Immigration Reform: House of Representatives leader believes there is an "agreement"

It is time to address the problem of illegal immigration

Washington. - The chairman of the U.S. House of Representatives, John Boehner, believes lawmakers have already came "an agreement" for immigration reform this year, said on Saturday the newspaper website "The Hill".

The newspaper, specializing in coverage of legislative affairs, for the first time on Saturday released a statement allegedly made Boehner on immigration reform during a meeting on Tuesday with the conservative group Ripon Society.

Boehner's statements were reported on the eve that President Barack Obama presented his own plan for comprehensive immigration reform, which he will be starting his campaign on Tuesday in Las Vegas, Nevada.

According to the newspapers website, Boehner discovered that a group of Democratic and Republican lawmakers have already came to "an agreement" for immigration reform after years of stagnation.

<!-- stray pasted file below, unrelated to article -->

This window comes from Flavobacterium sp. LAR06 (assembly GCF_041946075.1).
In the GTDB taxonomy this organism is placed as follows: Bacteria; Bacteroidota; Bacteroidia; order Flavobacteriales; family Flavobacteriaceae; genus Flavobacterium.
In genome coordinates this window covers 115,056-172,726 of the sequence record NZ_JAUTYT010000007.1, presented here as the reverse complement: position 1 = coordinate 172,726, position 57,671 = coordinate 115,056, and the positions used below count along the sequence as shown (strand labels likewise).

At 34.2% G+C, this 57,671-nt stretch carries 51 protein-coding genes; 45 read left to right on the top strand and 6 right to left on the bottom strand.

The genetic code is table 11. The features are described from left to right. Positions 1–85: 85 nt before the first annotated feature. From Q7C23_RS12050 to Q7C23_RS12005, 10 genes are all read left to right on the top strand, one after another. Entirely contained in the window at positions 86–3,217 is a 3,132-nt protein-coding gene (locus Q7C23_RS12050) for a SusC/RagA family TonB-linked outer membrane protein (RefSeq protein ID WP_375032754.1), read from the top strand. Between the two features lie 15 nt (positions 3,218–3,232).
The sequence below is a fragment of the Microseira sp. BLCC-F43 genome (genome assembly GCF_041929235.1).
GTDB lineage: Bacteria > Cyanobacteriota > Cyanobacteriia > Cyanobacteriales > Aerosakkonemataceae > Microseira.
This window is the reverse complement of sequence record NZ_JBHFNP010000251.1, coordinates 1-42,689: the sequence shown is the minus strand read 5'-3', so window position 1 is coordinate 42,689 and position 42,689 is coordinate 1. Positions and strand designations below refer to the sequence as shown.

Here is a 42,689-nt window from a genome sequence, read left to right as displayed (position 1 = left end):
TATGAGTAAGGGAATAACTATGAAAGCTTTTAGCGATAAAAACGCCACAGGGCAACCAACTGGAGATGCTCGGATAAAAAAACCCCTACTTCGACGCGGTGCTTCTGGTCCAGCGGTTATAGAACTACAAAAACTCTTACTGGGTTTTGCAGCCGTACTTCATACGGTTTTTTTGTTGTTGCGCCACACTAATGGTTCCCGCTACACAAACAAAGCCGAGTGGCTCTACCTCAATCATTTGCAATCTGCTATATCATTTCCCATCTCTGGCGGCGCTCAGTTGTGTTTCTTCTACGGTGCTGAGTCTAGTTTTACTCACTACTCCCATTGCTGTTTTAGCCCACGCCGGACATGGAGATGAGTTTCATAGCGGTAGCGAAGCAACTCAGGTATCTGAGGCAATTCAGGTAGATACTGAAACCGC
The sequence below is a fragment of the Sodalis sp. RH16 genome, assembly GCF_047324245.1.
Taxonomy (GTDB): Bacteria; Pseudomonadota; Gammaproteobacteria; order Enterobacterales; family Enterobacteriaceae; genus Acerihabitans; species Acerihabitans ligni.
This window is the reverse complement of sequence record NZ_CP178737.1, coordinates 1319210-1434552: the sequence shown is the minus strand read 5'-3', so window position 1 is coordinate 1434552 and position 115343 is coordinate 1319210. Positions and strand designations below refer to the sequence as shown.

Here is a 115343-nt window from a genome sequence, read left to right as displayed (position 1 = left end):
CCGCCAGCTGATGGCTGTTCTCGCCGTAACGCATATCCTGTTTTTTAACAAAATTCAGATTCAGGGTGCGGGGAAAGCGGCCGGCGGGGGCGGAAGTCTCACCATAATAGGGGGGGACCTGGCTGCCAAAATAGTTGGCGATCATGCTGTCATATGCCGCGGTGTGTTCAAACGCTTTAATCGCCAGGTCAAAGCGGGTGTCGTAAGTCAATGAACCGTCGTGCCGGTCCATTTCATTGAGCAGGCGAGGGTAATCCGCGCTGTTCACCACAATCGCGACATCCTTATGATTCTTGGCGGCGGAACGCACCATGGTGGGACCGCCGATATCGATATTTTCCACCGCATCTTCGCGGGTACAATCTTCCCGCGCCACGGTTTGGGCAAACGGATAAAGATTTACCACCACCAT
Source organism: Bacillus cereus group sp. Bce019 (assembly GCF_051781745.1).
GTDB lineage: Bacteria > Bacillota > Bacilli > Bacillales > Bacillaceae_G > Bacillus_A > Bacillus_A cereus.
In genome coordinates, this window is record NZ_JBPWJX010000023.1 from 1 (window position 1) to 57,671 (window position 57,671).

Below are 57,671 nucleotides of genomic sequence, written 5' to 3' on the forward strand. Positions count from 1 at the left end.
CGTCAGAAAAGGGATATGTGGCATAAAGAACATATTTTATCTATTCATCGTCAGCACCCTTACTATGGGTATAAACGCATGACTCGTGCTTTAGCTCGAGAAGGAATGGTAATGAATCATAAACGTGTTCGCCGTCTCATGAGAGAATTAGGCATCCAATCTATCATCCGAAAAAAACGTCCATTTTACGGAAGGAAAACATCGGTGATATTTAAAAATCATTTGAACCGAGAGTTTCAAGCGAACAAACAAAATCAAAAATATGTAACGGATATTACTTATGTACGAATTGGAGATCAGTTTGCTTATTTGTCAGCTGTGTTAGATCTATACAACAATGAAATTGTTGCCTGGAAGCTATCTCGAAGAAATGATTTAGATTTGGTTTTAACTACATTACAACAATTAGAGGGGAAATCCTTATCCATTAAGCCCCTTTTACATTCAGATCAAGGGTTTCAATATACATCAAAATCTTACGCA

"I think there's a bipartisan group of lawmakers who have been meeting for three or four years, and frankly, I think they basically have an agreement," Boehner said, as quoted by "The Hill".

Boehner said in a meeting closed to the press, "I have not seen the agreement or any of its contents, but from my point of view, I think that it's coming from the correct group of legislators," according to The Hill.

Boehner did not name the group, but said it includes representatives from both sides of this immigration issue.

During a questions and answers session with the audience that attended the meeting, Boehner mentioned that he felt that it is time to address the problem of illegal immigration.

Boehner's office has not returned any calls to confirm his statements to Efe about the private meeting last Tuesday.

The last time the House of Representatives tried to address the issue of immigration reform, it was back in 2006 and it went stale due to the lack of political consensus.

Currently, the U.S. Senate has set the immigration reform as its top priority for the current legislative session, in which a group of eight senators, four Democrats and four Republicans, have maintained a dialogue to achieve an initial agreement for a reform.


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